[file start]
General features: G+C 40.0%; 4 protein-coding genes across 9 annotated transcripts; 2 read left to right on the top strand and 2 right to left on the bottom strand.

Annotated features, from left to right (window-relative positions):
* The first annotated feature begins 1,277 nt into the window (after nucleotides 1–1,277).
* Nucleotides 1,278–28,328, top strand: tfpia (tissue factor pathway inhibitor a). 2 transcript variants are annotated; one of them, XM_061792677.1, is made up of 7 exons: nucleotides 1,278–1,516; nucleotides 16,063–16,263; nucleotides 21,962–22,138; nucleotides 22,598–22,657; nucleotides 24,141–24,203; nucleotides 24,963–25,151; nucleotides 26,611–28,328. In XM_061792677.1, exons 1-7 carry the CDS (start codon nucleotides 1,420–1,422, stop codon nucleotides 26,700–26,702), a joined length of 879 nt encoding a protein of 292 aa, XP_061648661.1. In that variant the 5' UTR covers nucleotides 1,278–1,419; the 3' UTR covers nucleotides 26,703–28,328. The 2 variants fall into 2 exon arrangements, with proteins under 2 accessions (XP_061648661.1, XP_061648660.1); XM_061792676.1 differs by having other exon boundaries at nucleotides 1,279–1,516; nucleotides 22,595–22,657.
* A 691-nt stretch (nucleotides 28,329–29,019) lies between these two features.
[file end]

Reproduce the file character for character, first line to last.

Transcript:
General features: G+C 40.0%; 4 protein-coding genes across 9 annotated transcripts; 2 read left to right on the top strand and 2 right to left on the bottom strand.

Annotated features, from left to right (window-relative positions):
* The first annotated feature begins 1,277 nt into the window (after nucleotides 1–1,277).
* Nucleotides 1,278–28,328, top strand: tfpia (tissue factor pathway inhibitor a). 2 transcript variants are annotated; one of them, XM_061792677.1, is made up of 7 exons: nucleotides 1,278–1,516; nucleotides 16,063–16,263; nucleotides 21,962–22,138; nucleotides 22,598–22,657; nucleotides 24,141–24,203; nucleotides 24,963–25,151; nucleotides 26,611–28,328. In XM_061792677.1, exons 1-7 carry the CDS (start codon nucleotides 1,420–1,422, stop codon nucleotides 26,700–26,702), a joined length of 879 nt encoding a protein of 292 aa, XP_061648661.1. In that variant the 5' UTR covers nucleotides 1,278–1,419; the 3' UTR covers nucleotides 26,703–28,328. The 2 variants fall into 2 exon arrangements, with proteins under 2 accessions (XP_061648661.1, XP_061648660.1); XM_061792676.1 differs by having other exon boundaries at nucleotides 1,279–1,516; nucleotides 22,595–22,657.
* A 691-nt stretch (nucleotides 28,329–29,019) lies between these two features.